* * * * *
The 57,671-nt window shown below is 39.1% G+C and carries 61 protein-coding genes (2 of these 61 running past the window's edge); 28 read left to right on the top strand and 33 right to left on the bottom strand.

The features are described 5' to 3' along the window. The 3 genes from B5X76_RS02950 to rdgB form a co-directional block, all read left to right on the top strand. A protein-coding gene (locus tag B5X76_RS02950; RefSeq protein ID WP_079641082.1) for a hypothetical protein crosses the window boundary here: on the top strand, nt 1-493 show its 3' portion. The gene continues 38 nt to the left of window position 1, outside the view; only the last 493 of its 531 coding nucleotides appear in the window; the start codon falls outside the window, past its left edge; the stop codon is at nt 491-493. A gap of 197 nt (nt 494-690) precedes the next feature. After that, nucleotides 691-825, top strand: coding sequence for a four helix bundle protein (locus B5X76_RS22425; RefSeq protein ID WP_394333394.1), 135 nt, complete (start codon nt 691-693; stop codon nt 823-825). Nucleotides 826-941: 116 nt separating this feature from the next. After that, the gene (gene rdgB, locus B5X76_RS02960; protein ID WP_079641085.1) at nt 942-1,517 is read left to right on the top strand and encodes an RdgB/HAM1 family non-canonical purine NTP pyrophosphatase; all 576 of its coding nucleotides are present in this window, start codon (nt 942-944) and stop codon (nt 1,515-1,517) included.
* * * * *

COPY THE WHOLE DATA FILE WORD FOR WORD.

The 57,671-nt window shown below is 39.1% G+C and carries 61 protein-coding genes (2 of these 61 running past the window's edge); 28 read left to right on the top strand and 33 right to left on the bottom strand.

The features are described 5' to 3' along the window. The 3 genes from B5X76_RS02950 to rdgB form a co-directional block, all read left to right on the top strand. A protein-coding gene (locus tag B5X76_RS02950; RefSeq protein ID WP_079641082.1) for a hypothetical protein crosses the window boundary here: on the top strand, nt 1-493 show its 3' portion. The gene continues 38 nt to the left of window position 1, outside the view; only the last 493 of its 531 coding nucleotides appear in the window; the start codon falls outside the window, past its left edge; the stop codon is at nt 491-493. A gap of 197 nt (nt 494-690) precedes the next feature. After that, nucleotides 691-825, top strand: coding sequence for a four helix bundle protein (locus B5X76_RS22425; RefSeq protein ID WP_394333394.1), 135 nt, complete (start codon nt 691-693; stop codon nt 823-825). Nucleotides 826-941: 116 nt separating this feature from the next. After that, the gene (gene rdgB, locus B5X76_RS02960; protein ID WP_079641085.1) at nt 942-1,517 is read left to right on the top strand and encodes an RdgB/HAM1 family non-canonical purine NTP pyrophosphatase; all 576 of its coding nucleotides are present in this window, start codon (nt 942-944) and stop codon (nt 1,515-1,517) included.